Tokyo should use its influence to sway countries sitting on the fence over the Ukraine war
- Apr 15, 2022
Many governments in Asia remain ambivalent about Russia’s invasion of Ukraine.
Japan, in contrast, has been full-throated in its support for the besieged country. Ukrainian President Volodymyr Zelenskyy has applauded Tokyo, telling the Japan’s Parliament that “You were the first in Asia to put real pressure on Russia to restore peace.” Tokyo should use its influence and its political capital to persuade countries sitting on the fence to join it and support a global order that is under attack.
There are multiple reasons that governments in Asia and elsewhere have refused to condemn Russia’s invasion of Ukraine. For some, there is anxiety about taking sides in a geopolitical contest between the West and Moscow (and China). There are doubts about the degree to which Western positions reflect Asian values and interests. And, on a more banal but perhaps most important level, there are concerns about jeopardizing access to Russia arms or energy exports.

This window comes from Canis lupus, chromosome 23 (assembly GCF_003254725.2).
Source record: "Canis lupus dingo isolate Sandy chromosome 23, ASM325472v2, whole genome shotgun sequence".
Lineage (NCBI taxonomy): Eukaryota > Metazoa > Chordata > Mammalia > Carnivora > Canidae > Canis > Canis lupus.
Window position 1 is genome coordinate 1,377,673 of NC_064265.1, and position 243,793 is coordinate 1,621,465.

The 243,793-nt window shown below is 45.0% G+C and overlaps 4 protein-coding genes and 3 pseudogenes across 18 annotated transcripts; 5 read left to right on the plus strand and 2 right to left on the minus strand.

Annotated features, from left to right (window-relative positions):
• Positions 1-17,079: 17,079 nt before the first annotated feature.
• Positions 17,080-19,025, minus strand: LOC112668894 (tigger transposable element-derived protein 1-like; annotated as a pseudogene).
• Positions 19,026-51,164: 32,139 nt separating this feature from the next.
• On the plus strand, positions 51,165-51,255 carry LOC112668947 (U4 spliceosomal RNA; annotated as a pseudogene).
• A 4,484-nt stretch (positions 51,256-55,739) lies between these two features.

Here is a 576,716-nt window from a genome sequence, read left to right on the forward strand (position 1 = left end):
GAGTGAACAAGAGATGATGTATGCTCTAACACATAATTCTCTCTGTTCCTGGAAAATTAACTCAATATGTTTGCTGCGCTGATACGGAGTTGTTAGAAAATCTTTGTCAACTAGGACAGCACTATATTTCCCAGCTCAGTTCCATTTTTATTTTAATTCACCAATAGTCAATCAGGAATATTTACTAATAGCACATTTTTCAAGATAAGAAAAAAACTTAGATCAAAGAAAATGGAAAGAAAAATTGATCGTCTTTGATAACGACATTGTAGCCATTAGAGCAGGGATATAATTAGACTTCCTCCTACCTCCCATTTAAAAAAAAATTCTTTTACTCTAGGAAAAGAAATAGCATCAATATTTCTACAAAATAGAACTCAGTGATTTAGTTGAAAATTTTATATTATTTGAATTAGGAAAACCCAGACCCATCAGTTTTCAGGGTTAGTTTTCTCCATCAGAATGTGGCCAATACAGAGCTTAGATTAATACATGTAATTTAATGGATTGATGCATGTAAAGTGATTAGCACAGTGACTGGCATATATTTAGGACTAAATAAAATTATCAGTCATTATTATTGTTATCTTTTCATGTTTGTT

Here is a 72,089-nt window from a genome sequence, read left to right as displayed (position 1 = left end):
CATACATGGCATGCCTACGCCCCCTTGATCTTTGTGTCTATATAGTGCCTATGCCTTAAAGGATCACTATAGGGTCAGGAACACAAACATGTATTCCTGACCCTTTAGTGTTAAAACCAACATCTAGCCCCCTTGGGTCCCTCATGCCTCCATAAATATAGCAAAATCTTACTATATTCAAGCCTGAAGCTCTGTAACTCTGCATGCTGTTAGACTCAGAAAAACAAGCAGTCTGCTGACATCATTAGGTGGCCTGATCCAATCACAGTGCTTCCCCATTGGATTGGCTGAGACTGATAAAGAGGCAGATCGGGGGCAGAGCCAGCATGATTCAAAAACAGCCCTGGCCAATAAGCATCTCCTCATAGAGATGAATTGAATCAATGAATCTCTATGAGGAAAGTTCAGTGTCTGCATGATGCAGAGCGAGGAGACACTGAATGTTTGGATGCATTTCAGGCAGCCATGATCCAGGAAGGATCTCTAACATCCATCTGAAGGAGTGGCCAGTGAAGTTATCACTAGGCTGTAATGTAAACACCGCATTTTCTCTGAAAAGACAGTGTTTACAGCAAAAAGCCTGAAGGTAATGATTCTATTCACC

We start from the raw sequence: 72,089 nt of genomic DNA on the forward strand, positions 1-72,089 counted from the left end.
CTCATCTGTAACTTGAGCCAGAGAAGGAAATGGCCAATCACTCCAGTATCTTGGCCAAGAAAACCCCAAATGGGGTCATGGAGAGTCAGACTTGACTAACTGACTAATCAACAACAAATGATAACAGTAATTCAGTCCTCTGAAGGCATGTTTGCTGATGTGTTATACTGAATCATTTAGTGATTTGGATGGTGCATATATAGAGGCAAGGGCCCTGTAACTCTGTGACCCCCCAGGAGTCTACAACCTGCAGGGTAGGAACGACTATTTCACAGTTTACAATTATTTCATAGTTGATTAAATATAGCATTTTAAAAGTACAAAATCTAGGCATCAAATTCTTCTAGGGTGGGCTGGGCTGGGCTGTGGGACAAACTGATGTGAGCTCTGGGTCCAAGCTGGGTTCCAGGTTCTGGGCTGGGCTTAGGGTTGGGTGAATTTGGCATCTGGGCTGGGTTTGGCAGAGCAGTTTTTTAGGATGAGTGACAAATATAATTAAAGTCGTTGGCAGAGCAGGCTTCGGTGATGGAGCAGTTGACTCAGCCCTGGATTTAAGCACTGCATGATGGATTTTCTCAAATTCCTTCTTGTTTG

Japan enjoys great credibility in Asia and might be able to convince those governments to change their policies. Polls regularly show that Tokyo is the most trusted external partner among Asian elites. This is the product of concerted efforts by Japanese politicians to cultivate regional partners.
Southeast Asia is at the core of the vision of a “Free and Open Indo-Pacific” that has guided Japanese foreign policy for a decade. Southeast Asian governments’ support is seen to be critical in the geopolitical competition with China, and Japan’s prime ministers have made those capitals priority destinations as they woo their counterparts and their publics.
While an ally of the United States and the only non-Western member of the Group of Seven leading industrialized nations, Japan has nevertheless retained its own perspective on global issues and acts to protect its national interests and values. It is by no means a Western or U.S. puppet.
READ FULL ARTICLE : Japan must lead Asia to the side of law and order | The Japan Times